My reason behind these are as follows:
- The sharpening amount is often too high depending on the camera. This is particularly true of older camera. For my Nikon D700 this is the setting I use. However, I also find this works well with other newer cameras. My recently purchased Sony ZV-1 for example. It also seems to work well with some other Sony Cameras for some reason. You can always use this as a starting point and raise the settings if you thin it’s too low. For example, when working with my Sony A6000 Images I often use a value of 140.
- I use a radius of 1 as it leads to more natural looking details in some cameras. However, depending non the camera, a value of 0.8 might work better. For 24 and 26mp Fuji X-Trans cameras for example I recommend a value of 0.8. The same with some higher megapixel Sony cameras. Try the different values and see the difference it makes.
- For me, I don’t like the look that a threshold of 1 makes. Because threshold is a hard cut-off, rather than a soft fall-off, it can lead to some artefacting and processed looking images. The sacrifice is a little noise. If you’re using higher ISO images with a lot of noise, then bringing it back to a value of 1 might be necessary, but for “normal range” low ISO photos, my recommendation is to turn it down. Some of this is subtle, and you may not notice it. I think part of the reason that the default “Amount” is so high is to compensate for the effects of a higher threshold value, so when lowering or turning off the threshold, you generally need a smaller amount.
- You shouldn’t need the Halo Reduction if your sharpening isn’t too high, but if you do need to turn it up, then a little Halo Reduction can help with edge problems. However, this can be abused too, and too high a setting will lead to artefacts.
The Noise Reduction settings in Capture One go hand in hand with the sharpening settings. I used to recommend turning it off completely in Capture One, but the software actually changed its noise reduction technology a while ago, and so my recommendations changed because they improved it so much.
You can leave most settings the same as the defaults, but I do recommend turning the Luminance amount down. If you’re shooting with a APSC or Full Frame camera and you’re shooting at a low to medium ISO setting, you can probably turn this off altogether. Personally, I prefer a small amount of Luminance noise to a processed looking, completely clean image. You can however raise not back to a value of 20 or so if you still find the amount of noise reduction insufficient. On smaller 1 inch type sensors, I use a value of 25 for normal ISO images.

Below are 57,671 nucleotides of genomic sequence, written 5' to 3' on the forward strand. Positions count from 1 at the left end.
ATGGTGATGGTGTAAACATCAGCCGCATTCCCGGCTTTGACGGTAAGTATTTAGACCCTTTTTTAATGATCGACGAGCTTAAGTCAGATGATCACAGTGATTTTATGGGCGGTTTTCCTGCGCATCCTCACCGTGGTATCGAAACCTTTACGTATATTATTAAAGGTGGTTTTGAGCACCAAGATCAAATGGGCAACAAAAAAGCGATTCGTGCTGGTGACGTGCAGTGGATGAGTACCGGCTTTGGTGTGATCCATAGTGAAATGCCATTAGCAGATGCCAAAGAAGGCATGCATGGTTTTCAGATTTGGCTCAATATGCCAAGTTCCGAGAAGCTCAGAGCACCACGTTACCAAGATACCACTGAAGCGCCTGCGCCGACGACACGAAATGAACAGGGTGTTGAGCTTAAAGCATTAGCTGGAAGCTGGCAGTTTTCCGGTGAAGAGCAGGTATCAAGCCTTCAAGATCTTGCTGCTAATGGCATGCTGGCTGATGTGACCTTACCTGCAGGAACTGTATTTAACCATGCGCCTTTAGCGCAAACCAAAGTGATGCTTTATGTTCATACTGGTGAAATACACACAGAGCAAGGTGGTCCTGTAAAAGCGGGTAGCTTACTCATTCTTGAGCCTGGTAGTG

For higher ISO images (ISO 1000 and above) you can leave it at the default settings of 50, and for very high ISO images, you can turn it up further, but it will result in a loss of detail. For very noisy high ISO images, you should check out DXO Pure Raw if you’re having trouble balancing the settings, as it does an amazing job with noise reduction.
Every time I post an article on sharpening, I get a range of responses from people, some of which are angry “You don’t know what you’re talking about” comments form people who use crazy high settings or turn sharpening off completely. Some people prefer different looks and there is absolutely a degree of personal preference in settings. I personally prefer my images to look as natural and as un-processed as possible, while still being crisp. Some people will prefer a slightly more processed look (that the defaults give). My preference comes from having images rejected by clients and agencies for either too much or too little processing, and from years of working with clients, and their clients.
While there are personal preferences, some things are also just wrong, so be careful not to over-sharpen your image. Someone once wrote to me that I was full of it, because they said that anything less than a value of 400 in Capture One isn’t sharpened enough. If you’re using a value this high in Capture One, you’re doing something fundamentally wrong. Unfortunately this knowledge is getting lost in an internet where strong opinions are more valuable than experience, and I’m seeing more and more publications putting out hideously over-sharpened and over-processed images.
There is a lot more to sharpening than I’ve covered here, and I have lots of other articles on it. I’m always refining and changing my techniques, and learning the best methods. There are additional ways to add detail, and additional creative sharpening methods, such as high pass sharpening, structure, and clarity, but thats kind of a different topic. Similarly there are things like output sharpening, and print sharpening, but again thats a more complex topic. For now, if you find that your details look pixelated, or over-sharpened in Capture One try changing the defaults to the settings mentioned here, and see if you prefer the results.